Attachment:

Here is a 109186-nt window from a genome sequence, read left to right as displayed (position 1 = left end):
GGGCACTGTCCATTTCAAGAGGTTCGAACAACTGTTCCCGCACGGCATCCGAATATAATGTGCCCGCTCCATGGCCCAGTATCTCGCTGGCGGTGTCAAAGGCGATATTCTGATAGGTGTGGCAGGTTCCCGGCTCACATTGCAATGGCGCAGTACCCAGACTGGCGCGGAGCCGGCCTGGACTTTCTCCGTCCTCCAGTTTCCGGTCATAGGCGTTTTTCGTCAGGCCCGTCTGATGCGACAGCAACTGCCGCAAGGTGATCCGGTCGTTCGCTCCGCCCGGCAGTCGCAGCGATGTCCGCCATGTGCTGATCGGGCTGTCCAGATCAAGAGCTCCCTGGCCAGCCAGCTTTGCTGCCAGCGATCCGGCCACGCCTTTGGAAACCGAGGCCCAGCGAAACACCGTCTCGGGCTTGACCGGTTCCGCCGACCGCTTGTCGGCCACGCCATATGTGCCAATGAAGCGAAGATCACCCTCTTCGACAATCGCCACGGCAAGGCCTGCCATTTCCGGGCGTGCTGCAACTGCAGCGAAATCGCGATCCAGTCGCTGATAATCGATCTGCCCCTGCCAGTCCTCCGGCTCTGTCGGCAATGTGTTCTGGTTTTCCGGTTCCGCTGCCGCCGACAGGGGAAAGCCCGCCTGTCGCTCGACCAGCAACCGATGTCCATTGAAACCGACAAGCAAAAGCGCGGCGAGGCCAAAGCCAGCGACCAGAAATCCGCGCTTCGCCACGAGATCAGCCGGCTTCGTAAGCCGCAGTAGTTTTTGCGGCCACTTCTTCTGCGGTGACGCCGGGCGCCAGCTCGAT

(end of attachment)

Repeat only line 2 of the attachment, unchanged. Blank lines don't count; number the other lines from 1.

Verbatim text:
GGGCACTGTCCATTTCAAGAGGTTCGAACAACTGTTCCCGCACGGCATCCGAATATAATGTGCCCGCTCCATGGCCCAGTATCTCGCTGGCGGTGTCAAAGGCGATATTCTGATAGGTGTGGCAGGTTCCCGGCTCACATTGCAATGGCGCAGTACCCAGACTGGCGCGGAGCCGGCCTGGACTTTCTCCGTCCTCCAGTTTCCGGTCATAGGCGTTTTTCGTCAGGCCCGTCTGATGCGACAGCAACTGCCGCAAGGTGATCCGGTCGTTCGCTCCGCCCGGCAGTCGCAGCGATGTCCGCCATGTGCTGATCGGGCTGTCCAGATCAAGAGCTCCCTGGCCAGCCAGCTTTGCTGCCAGCGATCCGGCCACGCCTTTGGAAACCGAGGCCCAGCGAAACACCGTCTCGGGCTTGACCGGTTCCGCCGACCGCTTGTCGGCCACGCCATATGTGCCAATGAAGCGAAGATCACCCTCTTCGACAATCGCCACGGCAAGGCCTGCCATTTCCGGGCGTGCTGCAACTGCAGCGAAATCGCGATCCAGTCGCTGATAATCGATCTGCCCCTGCCAGTCCTCCGGCTCTGTCGGCAATGTGTTCTGGTTTTCCGGTTCCGCTGCCGCCGACAGGGGAAAGCCCGCCTGTCGCTCGACCAGCAACCGATGTCCATTGAAACCGACAAGCAAAAGCGCGGCGAGGCCAAAGCCAGCGACCAGAAATCCGCGCTTCGCCACGAGATCAGCCGGCTTCGTAAGCCGCAGTAGTTTTTGCGGCCACTTCTTCTGCGGTGACGCCGGGCGCCAGCTCGAT